Eel protection screen installed on River Wear
An eel protection screen has been erected on the River Wear
It will prevent endangered fish being killed or injured by being sucked into the Lumley water pumping station on the river at Chester-le-Street.
Northumbrian Water project sponsor Phillip Thornberry said: "Eels may not be the most attractive of creatures but they represent part of the UK ecology which must be preserved at all costs."
European eel stocks have declined "massively", the company said.
The number of young migrating into European rivers is less than 5% of 1980s levels, it added.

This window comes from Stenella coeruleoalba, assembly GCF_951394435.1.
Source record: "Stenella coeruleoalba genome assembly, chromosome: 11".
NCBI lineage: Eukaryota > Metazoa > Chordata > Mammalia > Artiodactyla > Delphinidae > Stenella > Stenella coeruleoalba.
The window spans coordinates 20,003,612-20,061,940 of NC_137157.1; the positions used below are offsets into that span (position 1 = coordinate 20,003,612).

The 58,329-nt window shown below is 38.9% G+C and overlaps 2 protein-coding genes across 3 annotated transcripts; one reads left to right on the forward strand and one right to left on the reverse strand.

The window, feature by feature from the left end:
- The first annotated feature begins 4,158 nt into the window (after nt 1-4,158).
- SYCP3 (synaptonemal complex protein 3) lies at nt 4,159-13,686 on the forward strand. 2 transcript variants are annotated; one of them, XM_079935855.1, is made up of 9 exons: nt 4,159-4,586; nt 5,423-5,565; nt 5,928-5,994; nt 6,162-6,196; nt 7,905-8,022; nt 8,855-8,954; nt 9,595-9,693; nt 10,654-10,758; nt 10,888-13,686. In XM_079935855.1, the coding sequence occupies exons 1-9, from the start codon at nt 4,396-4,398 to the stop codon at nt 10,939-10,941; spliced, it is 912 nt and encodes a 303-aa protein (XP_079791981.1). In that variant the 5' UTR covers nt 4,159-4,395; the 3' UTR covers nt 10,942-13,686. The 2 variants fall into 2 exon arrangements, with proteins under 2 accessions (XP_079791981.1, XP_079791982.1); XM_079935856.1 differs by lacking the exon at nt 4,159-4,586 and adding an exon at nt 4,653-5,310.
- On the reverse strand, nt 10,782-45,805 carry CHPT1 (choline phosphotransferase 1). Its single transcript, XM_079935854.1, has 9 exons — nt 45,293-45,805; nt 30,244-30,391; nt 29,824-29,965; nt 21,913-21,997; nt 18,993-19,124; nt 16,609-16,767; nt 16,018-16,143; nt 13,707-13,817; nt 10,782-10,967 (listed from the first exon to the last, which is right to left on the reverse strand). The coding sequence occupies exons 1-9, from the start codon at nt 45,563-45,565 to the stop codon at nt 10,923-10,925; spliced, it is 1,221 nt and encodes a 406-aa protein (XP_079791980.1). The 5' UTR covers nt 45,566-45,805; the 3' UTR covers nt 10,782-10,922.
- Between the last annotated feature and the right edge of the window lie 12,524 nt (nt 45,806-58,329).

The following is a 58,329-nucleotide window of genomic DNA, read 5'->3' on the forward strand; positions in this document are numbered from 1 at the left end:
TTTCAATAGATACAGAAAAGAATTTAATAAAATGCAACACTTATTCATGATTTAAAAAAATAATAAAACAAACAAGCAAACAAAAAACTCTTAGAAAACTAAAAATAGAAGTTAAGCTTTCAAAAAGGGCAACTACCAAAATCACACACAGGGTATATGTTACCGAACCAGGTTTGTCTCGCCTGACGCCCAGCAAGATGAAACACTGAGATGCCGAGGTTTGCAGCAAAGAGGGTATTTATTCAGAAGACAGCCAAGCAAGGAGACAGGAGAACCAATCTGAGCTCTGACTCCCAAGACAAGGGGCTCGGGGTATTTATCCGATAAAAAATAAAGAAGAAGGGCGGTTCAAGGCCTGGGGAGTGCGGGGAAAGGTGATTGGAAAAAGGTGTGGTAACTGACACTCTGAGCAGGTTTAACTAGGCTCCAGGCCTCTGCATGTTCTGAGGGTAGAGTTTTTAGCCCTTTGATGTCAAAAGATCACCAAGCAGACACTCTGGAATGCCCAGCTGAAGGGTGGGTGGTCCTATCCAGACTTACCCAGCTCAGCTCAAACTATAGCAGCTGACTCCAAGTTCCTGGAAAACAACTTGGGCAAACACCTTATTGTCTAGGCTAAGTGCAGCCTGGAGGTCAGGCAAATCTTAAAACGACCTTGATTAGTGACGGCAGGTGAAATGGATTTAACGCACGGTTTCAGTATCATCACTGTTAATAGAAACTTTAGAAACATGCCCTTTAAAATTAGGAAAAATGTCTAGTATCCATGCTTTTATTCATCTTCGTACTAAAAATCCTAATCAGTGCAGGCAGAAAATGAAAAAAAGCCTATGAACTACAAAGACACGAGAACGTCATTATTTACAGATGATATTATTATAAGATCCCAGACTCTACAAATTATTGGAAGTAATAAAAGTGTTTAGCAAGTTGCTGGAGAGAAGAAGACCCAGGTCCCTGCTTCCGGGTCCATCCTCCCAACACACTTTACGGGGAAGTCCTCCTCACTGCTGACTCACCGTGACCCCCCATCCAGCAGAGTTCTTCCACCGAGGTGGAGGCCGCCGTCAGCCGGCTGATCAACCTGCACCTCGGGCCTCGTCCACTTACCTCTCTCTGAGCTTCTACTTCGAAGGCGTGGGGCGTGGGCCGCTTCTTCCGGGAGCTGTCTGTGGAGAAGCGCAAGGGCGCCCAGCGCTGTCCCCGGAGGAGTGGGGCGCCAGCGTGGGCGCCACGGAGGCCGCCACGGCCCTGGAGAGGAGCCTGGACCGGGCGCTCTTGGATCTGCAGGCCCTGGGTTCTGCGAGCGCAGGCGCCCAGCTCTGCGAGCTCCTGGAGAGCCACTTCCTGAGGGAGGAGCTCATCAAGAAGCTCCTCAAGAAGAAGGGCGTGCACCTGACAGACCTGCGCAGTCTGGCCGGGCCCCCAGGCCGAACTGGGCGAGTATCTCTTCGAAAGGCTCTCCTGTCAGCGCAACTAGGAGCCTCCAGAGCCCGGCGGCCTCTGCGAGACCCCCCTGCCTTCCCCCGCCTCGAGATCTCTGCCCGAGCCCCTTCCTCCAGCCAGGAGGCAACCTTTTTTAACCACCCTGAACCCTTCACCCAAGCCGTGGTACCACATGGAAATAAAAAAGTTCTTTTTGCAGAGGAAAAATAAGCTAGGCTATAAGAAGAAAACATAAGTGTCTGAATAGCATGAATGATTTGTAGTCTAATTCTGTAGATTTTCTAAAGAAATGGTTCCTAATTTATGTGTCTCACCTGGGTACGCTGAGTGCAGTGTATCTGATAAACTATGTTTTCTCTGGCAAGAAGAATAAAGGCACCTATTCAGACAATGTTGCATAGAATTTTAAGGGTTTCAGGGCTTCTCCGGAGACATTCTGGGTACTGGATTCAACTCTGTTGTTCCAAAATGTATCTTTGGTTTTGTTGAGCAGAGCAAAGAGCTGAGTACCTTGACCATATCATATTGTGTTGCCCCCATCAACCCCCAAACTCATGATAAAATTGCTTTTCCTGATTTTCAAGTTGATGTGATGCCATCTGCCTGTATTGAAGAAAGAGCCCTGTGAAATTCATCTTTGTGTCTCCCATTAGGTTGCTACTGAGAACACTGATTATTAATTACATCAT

Eels Regulations were introduced in 2009 to reverse the drop in numbers of adult eels returning to the sea.
To achieve compliance with the legislation, further screens will be erected on the rivers Tyne, Tees and Coquet where water is taken to supply reservoirs and water treatment works.
The £11m project is expected to be completed by March 2020.
Environment Agency fisheries technical officer Robbie Stevenson said the screens would not only protect the eels but also "other fish and the wider biodiversity of the rivers in which they live".